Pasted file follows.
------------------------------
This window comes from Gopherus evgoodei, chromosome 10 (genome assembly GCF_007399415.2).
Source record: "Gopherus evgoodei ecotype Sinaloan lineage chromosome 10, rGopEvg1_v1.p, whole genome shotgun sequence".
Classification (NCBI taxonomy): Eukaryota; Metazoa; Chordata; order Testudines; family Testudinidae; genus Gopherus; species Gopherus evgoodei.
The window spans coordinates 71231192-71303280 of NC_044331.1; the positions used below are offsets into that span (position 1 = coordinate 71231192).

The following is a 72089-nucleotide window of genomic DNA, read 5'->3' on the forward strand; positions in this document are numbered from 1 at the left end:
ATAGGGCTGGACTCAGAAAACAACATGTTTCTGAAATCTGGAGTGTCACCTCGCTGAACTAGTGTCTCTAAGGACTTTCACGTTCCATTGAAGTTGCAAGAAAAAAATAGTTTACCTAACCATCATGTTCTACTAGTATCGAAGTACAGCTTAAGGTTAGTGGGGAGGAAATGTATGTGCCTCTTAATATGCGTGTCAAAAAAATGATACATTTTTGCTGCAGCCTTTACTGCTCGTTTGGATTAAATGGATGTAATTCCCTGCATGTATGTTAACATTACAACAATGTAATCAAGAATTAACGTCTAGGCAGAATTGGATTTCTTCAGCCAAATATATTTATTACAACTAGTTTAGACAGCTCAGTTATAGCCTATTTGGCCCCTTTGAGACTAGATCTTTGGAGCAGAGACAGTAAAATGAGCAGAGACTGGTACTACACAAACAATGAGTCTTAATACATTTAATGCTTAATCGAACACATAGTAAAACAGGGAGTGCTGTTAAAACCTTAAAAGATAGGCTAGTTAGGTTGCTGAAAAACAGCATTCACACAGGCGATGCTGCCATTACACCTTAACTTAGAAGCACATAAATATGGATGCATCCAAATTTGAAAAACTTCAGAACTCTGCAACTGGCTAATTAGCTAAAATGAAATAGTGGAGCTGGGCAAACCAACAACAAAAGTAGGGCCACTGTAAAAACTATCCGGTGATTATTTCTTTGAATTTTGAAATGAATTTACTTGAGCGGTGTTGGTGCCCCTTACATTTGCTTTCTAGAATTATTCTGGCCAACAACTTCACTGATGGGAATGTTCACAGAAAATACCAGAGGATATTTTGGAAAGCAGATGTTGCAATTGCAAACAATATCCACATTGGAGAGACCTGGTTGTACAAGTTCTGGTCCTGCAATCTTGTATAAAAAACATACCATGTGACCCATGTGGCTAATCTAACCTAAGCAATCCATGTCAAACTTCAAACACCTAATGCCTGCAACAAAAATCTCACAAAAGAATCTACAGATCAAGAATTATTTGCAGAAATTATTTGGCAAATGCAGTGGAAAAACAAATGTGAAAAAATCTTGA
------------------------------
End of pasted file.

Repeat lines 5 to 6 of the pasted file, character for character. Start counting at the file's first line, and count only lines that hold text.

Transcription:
The following is a 72089-nucleotide window of genomic DNA, read 5'->3' on the forward strand; positions in this document are numbered from 1 at the left end:
ATAGGGCTGGACTCAGAAAACAACATGTTTCTGAAATCTGGAGTGTCACCTCGCTGAACTAGTGTCTCTAAGGACTTTCACGTTCCATTGAAGTTGCAAGAAAAAAATAGTTTACCTAACCATCATGTTCTACTAGTATCGAAGTACAGCTTAAGGTTAGTGGGGAGGAAATGTATGTGCCTCTTAATATGCGTGTCAAAAAAATGATACATTTTTGCTGCAGCCTTTACTGCTCGTTTGGATTAAATGGATGTAATTCCCTGCATGTATGTTAACATTACAACAATGTAATCAAGAATTAACGTCTAGGCAGAATTGGATTTCTTCAGCCAAATATATTTATTACAACTAGTTTAGACAGCTCAGTTATAGCCTATTTGGCCCCTTTGAGACTAGATCTTTGGAGCAGAGACAGTAAAATGAGCAGAGACTGGTACTACACAAACAATGAGTCTTAATACATTTAATGCTTAATCGAACACATAGTAAAACAGGGAGTGCTGTTAAAACCTTAAAAGATAGGCTAGTTAGGTTGCTGAAAAACAGCATTCACACAGGCGATGCTGCCATTACACCTTAACTTAGAAGCACATAAATATGGATGCATCCAAATTTGAAAAACTTCAGAACTCTGCAACTGGCTAATTAGCTAAAATGAAATAGTGGAGCTGGGCAAACCAACAACAAAAGTAGGGCCACTGTAAAAACTATCCGGTGATTATTTCTTTGAATTTTGAAATGAATTTACTTGAGCGGTGTTGGTGCCCCTTACATTTGCTTTCTAGAATTATTCTGGCCAACAACTTCACTGATGGGAATGTTCACAGAAAATACCAGAGGATATTTTGGAAAGCAGATGTTGCAATTGCAAACAATATCCACATTGGAGAGACCTGGTTGTACAAGTTCTGGTCCTGCAATCTTGTATAAAAAACATACCATGTGACCCATGTGGCTAATCTAACCTAAGCAATCCATGTCAAACTTCAAACACCTAATGCCTGCAACAAAAATCTCACAAAAGAATCTACAGATCAAGAATTATTTGCAGAAATTATTTGGCAAATGCAGTGGAAAAACAAATGTGAAAAAATCTTGA